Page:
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The changing city

While some parts of Lahore remain stagnant, almost frozen in time, such as the Lahore Fort and Badshahi Mosque, in other parts of the city the cultural traditions continue to shift

The changing city

Circa 1950s. It’s a regular afternoon on the Mall Road. A group of men sit inside a coffee house, engaged in intellectual discussion. They all belong to respectable fields, some of them being writers and poets. Outside, the people walk down the “thandi sarak,” dressed in their best suits and hats. Further down, you have the Tollinton market where women come to buy their household necessities, perhaps making the journey from their homes on a tonga (horse carriage). For more extensive shopping, the Anarkali Bazar is the preferred place.

Decades later, while some of the monuments on The Mall such as the Lahore Museum and Governor’s House remain for their original purpose, much has changed. The Tollinton is now a museum, and the once prominent coffee house has undergone a reawakening recently after ceasing to exist for a long time.

Through the years, every generation has experienced Lahore differently from their predecessors. While some parts of Lahore remain unchanged, almost frozen in time, such as the Lahore Fort and Badshahi Mosque, in other parts of the city the culture, traditions, and trends continue to shift.

The British influence seemed to stay for some time, even after partition. The general mindset and the culture allowed for much-liberated movement, especially amongst the women. It was common to see a lady cycling to college, as public spaces were rarely constricted to one gender. The city itself assisted in this, by placing bicycle stands all around the city to accommodate those who chose this method of transport. Not that there was much of a choice though, as other than public transport there were barely any cars present on the roads.

After partition, as Muslims were liberated, the living spaces improved for many. After the British and the Hindus moved out of residential societies like the Model Town, the living accommodations were given to the Muslims who had migrated to Pakistan. This brought a change in housing, from the cramped apartments of the Walled City to multiple-acre bungalows. These places, or rather ‘havelis,’ were built with sprawling gardens and usually had many servant quarters on the property.

In the 1960s, the British influence still remained. This was the time of liberation, which had still not been tainted by extremism. When Queen Elizabeth came to visit Pakistan in 1961, she rode through the city in an open carriage, going around as the crowds stood outside of their houses and waved at her. Today, unfortunately, this would not be imaginable due to the security concerns, which were not present at the time.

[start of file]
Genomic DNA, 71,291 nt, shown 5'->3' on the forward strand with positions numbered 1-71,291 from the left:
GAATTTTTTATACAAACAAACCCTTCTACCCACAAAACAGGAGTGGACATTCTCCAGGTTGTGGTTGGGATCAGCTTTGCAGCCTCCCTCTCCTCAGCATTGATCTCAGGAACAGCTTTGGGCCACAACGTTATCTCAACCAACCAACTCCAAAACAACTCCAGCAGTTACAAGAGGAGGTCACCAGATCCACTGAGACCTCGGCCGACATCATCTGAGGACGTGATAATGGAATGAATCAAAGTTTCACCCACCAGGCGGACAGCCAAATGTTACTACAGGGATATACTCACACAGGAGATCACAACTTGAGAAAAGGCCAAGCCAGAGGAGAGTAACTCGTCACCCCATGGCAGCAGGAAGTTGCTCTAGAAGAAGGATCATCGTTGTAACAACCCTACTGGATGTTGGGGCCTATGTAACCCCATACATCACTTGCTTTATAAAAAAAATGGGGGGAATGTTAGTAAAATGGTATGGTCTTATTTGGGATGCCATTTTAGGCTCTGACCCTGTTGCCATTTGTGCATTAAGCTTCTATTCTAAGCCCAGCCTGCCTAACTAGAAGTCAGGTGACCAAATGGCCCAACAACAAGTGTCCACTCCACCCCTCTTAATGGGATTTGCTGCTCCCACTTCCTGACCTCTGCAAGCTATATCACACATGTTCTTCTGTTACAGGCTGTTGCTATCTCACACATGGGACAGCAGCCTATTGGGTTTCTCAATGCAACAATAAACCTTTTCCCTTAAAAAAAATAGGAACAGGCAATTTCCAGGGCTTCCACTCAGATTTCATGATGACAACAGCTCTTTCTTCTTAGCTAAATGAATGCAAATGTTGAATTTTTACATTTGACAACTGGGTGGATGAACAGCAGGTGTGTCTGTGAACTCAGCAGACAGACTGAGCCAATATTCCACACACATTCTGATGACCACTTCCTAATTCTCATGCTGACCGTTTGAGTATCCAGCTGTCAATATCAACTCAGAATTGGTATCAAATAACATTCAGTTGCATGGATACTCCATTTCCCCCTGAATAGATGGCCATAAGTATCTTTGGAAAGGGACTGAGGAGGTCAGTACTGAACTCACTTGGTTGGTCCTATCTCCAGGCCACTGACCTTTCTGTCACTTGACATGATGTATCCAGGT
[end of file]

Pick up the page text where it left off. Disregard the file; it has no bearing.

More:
The generation that had witnessed the partition, grew older and saw their children living in a different Lahore. The 1970s, during the rule of Zulfikar Ali Bhutto, were liberal in many respects. Inspired by the hippie trail, the fashions for the common Lahoris evolved. They could be seen integrating bell bottoms, bright colours, and short shirts into their local clothes. Meanwhile, nightclubs, bars and cinemas continued to thrive. This, however, changed significantly during General Zia’s rule.

During the late 1970s, and early to mid-80s, Zia’s conservative beliefs changed much about the city. The nightclubs and bars were shut down, and free speech and artistic expression were curbed. The dungeons which hadn’t been accessed since the time of the Mughals were also reopened and used for the imprisonment and torture of journalists and other individuals who opposed Zia. His government, wanting to bring Islamisation to the country, discouraged all forms of art.

During this time, residential spaces such as Gulberg became popular. Many sold off their ‘havelis’. Today, it is seldom to find a house of that quality in Lahore.

In the mid-1990s, Lahore started to be influenced by the West again. The concept of restaurants and cafés grew, and encouraged people once again to get together just like they did at the Pak Tea House of yesteryears.

The millennial generation is even more outgoing, and heavily influenced by western media, in the form of entertainment and clothing. This generation experiences Lahore like no other did before.

While malls are the new shopping centres, and cinemas have crowded the city, the Walled City and the Fort amongst other sites have been going through renovations to preserve the history of olden Lahore.

The transport system in the city has also improved. The metro bus and taxi apps have been an add-on to the rickshaws. However, this generation does not have the luxury of safe spaces.

Aimen Fatima Rehman

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The writer is a student of Journalism at Middlesex University. She can be contacted at [email protected] and tweets at @aimenfatima1

One comment

  • Such an enchanting read. Brings back the Lahore of my childhood.

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